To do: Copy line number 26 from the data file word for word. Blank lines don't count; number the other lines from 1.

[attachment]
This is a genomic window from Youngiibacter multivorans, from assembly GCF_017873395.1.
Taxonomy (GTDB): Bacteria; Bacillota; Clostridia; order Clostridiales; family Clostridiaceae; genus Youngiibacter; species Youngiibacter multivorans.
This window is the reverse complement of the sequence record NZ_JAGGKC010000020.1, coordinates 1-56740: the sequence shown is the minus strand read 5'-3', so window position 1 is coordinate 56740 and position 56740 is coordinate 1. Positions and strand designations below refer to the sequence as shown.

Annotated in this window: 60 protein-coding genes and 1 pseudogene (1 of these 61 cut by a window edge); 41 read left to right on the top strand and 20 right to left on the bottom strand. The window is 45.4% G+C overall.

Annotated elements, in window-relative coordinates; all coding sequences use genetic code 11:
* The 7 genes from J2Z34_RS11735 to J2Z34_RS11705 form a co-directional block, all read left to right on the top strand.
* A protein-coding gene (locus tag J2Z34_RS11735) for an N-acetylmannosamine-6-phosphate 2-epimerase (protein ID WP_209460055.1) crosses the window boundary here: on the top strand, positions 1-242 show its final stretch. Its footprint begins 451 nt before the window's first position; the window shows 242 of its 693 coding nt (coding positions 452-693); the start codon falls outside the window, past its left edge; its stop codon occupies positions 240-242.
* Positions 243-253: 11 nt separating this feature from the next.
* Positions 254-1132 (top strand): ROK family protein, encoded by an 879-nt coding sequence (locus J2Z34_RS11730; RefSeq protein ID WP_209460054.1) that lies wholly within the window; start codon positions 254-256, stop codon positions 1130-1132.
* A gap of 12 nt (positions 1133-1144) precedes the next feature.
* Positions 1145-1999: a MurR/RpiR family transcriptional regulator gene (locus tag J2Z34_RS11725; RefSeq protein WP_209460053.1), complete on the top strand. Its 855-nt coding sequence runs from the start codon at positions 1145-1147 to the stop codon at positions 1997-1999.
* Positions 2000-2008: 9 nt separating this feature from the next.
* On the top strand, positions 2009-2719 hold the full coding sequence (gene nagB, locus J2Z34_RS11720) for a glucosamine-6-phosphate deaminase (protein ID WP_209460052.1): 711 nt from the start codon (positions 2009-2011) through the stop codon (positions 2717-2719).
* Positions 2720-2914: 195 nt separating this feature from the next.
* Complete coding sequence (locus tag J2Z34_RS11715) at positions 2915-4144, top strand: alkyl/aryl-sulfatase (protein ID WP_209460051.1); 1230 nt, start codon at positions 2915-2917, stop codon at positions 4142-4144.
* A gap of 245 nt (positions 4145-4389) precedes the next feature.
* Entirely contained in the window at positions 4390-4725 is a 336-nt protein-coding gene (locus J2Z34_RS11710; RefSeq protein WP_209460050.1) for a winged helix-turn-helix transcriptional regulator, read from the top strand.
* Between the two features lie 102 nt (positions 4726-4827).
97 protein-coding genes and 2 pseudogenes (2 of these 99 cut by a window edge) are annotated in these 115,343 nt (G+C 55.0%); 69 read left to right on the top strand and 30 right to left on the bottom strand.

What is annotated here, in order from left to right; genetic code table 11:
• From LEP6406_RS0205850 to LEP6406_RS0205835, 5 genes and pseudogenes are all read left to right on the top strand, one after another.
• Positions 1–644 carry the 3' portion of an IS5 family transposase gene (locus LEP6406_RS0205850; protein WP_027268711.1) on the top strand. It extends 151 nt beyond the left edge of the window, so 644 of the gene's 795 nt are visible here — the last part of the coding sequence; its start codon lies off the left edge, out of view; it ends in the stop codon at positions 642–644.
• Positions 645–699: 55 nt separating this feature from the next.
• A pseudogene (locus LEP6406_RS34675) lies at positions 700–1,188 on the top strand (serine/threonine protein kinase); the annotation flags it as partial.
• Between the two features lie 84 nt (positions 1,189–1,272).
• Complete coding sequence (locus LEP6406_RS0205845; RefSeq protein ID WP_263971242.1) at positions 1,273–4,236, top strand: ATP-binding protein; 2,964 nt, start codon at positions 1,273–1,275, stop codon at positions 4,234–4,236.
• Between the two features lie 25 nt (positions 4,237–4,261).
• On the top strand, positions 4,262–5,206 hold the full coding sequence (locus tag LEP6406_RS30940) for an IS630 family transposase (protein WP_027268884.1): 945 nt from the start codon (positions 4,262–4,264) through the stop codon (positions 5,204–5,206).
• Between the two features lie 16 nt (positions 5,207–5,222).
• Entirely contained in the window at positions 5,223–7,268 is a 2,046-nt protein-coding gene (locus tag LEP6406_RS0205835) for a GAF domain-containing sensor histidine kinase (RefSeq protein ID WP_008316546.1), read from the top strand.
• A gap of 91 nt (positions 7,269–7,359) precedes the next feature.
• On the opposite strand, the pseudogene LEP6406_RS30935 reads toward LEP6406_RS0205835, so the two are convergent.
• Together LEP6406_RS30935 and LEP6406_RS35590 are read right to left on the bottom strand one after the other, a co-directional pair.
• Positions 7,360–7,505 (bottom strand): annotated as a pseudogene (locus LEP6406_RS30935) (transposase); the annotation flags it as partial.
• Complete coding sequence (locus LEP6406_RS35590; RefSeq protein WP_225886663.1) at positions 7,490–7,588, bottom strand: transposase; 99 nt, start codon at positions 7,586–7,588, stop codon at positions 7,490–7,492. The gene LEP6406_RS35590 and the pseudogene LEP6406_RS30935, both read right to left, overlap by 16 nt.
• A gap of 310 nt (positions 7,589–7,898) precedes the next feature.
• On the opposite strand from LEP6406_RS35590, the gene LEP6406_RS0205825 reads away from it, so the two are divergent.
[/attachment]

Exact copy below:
• Complete coding sequence (locus LEP6406_RS0205845; RefSeq protein ID WP_263971242.1) at positions 1,273–4,236, top strand: ATP-binding protein; 2,964 nt, start codon at positions 1,273–1,275, stop codon at positions 4,234–4,236.